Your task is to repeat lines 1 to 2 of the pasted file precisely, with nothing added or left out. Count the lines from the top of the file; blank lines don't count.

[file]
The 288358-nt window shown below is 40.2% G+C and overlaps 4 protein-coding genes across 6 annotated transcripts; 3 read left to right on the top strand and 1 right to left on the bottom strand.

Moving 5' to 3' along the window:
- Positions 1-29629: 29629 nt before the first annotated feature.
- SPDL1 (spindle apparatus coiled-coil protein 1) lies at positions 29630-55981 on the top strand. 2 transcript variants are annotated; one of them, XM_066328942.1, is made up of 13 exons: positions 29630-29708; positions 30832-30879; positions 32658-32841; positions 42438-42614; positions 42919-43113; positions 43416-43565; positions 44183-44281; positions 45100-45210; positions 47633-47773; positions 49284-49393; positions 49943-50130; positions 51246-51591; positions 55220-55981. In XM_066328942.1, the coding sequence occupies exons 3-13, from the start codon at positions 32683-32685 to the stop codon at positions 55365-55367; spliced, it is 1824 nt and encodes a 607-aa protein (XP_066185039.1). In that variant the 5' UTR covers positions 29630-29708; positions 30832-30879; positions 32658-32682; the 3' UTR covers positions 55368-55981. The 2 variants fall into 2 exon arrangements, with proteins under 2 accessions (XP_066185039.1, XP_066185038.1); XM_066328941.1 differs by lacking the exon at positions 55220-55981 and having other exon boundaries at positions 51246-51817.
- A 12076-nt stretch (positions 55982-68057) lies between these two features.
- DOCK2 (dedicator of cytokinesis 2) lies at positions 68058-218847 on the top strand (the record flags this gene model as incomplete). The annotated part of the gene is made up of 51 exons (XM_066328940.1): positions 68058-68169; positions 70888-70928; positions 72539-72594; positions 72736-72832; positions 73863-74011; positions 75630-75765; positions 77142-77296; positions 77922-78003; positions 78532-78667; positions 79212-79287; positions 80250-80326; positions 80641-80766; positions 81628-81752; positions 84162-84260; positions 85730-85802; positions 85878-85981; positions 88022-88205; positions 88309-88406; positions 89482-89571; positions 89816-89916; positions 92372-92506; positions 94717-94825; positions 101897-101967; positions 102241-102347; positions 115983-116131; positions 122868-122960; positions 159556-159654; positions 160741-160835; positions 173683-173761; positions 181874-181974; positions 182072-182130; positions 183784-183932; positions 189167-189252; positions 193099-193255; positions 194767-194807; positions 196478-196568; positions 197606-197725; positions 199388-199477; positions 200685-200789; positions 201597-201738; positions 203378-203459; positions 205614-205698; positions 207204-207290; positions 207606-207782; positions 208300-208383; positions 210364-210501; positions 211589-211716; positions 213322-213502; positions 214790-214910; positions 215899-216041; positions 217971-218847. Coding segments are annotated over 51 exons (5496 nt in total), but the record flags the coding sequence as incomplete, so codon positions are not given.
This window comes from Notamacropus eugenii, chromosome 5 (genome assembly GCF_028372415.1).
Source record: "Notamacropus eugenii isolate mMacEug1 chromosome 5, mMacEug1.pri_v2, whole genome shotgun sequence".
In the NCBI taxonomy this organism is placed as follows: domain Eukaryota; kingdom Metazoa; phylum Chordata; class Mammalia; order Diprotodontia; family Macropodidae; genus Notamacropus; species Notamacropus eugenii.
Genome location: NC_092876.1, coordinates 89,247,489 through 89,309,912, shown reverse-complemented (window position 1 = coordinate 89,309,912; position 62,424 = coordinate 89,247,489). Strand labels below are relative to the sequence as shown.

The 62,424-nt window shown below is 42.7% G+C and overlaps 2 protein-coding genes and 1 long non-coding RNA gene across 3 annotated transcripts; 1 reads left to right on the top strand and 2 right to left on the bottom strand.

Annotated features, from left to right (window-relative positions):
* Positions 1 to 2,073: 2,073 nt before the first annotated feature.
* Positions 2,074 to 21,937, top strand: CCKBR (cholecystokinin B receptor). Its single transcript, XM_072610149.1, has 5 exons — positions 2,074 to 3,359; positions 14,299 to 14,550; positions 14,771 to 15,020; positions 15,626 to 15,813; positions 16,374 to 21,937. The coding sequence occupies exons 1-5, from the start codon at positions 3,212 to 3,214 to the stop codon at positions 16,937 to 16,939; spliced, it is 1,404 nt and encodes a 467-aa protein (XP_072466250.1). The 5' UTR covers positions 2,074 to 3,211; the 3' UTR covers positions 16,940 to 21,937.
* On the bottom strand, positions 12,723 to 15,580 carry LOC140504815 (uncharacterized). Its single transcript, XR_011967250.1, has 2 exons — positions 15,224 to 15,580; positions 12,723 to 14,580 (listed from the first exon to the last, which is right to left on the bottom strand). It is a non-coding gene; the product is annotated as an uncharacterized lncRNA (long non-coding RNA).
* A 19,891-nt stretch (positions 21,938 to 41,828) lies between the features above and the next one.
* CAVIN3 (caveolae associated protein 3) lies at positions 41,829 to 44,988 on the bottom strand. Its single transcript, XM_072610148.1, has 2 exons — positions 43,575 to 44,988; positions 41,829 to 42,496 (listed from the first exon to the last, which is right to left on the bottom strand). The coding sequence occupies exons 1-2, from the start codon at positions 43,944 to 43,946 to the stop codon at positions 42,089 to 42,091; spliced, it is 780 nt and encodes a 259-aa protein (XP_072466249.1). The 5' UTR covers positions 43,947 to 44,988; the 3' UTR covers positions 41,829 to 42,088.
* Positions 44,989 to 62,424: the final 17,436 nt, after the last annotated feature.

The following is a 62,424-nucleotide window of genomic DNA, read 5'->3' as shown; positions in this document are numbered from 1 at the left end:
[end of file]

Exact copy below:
The 288358-nt window shown below is 40.2% G+C and overlaps 4 protein-coding genes across 6 annotated transcripts; 3 read left to right on the top strand and 1 right to left on the bottom strand.

Moving 5' to 3' along the window: